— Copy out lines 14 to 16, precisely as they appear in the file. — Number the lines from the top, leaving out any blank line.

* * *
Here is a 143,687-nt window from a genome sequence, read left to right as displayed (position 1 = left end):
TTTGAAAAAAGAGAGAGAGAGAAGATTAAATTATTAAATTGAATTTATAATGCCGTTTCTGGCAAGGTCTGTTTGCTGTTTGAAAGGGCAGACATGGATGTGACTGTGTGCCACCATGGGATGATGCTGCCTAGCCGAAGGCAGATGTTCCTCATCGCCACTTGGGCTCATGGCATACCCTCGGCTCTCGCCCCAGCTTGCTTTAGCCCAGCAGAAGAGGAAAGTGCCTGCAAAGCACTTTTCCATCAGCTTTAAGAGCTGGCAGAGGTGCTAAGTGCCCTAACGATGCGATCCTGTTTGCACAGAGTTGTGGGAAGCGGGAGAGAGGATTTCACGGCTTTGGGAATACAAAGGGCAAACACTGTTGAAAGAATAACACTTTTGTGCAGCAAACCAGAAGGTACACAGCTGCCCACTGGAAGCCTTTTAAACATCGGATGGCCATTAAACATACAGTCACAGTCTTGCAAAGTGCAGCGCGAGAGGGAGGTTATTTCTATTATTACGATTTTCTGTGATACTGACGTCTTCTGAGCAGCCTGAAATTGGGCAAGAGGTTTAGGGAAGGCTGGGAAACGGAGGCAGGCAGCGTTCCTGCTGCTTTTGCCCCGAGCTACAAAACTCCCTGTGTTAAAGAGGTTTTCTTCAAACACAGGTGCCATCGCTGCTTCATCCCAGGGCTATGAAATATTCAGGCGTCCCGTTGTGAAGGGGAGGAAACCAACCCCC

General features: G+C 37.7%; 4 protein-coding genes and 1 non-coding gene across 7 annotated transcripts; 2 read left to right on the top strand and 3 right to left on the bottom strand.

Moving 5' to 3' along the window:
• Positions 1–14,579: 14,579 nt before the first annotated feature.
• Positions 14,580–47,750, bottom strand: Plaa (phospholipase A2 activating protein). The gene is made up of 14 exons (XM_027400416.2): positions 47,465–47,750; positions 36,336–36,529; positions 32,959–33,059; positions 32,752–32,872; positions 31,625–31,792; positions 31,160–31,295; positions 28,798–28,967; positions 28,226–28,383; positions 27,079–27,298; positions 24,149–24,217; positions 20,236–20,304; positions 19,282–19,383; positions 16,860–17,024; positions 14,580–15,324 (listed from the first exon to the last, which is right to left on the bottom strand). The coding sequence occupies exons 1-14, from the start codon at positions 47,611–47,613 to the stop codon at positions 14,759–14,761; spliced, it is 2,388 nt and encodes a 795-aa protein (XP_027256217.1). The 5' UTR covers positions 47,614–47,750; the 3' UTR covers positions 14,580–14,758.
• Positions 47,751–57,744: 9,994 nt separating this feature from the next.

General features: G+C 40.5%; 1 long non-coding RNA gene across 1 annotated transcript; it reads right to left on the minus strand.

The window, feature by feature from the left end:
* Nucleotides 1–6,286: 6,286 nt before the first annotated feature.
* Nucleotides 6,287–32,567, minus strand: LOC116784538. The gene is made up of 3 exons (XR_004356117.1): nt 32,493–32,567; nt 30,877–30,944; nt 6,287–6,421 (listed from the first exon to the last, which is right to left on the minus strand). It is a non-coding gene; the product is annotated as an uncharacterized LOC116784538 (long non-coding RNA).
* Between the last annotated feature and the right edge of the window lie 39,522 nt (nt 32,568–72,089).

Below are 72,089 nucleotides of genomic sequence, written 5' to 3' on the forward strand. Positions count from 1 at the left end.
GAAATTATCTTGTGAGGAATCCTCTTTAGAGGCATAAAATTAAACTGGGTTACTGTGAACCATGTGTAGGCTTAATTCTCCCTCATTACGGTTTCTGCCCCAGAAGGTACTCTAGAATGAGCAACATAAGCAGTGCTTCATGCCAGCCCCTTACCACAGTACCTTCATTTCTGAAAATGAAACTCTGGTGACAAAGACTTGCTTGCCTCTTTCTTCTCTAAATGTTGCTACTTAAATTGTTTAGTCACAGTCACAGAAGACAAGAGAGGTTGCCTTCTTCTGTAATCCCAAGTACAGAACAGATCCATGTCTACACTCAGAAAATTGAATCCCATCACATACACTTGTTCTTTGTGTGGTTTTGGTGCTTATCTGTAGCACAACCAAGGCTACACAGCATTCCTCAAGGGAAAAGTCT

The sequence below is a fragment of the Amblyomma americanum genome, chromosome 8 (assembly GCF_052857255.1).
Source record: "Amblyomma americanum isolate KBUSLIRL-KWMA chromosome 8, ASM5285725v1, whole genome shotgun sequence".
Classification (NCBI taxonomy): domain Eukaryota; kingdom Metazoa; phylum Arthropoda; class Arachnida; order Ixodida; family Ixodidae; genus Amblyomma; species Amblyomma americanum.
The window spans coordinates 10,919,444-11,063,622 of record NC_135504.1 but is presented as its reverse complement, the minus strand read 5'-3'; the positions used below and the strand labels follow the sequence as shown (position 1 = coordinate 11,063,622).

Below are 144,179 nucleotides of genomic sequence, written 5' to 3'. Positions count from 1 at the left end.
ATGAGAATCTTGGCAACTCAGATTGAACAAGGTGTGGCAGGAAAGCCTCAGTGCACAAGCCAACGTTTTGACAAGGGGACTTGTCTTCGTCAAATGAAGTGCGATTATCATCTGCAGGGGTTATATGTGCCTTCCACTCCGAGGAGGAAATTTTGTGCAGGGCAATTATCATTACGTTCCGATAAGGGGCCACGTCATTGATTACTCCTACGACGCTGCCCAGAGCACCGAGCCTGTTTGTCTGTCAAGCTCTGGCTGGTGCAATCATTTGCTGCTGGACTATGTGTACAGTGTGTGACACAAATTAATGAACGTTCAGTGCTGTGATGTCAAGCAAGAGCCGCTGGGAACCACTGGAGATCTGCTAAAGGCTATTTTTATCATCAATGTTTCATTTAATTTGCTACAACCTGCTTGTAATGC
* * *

GAAATTATCTTGTGAGGAATCCTCTTTAGAGGCATAAAATTAAACTGGGTTACTGTGAACCATGTGTAGGCTTAATTCTCCCTCATTACGGTTTCTGCCCCAGAAGGTACTCTAGAATGAGCAACATAAGCAGTGCTTCATGCCAGCCCCTTACCACAGTACCTTCATTTCTGAAAATGAAACTCTGGTGACAAAGACTTGCTTGCCTCTTTCTTCTCTAAATGTTGCTACTTAAATTGTTTAGTCACAGTCACAGAAGACAAGAGAGGTTGCCTTCTTCTGTAATCCCAAGTACAGAACAGATCCATGTCTACACTCAGAAAATTGAATCCCATCACATACACTTGTTCTTTGTGTGGTTTTGGTGCTTATCTGTAGCACAACCAAGGCTACACAGCATTCCTCAAGGGAAAAGTCT

The sequence below is a fragment of the Amblyomma americanum genome, chromosome 8 (assembly GCF_052857255.1).
Source record: "Amblyomma americanum isolate KBUSLIRL-KWMA chromosome 8, ASM5285725v1, whole genome shotgun sequence".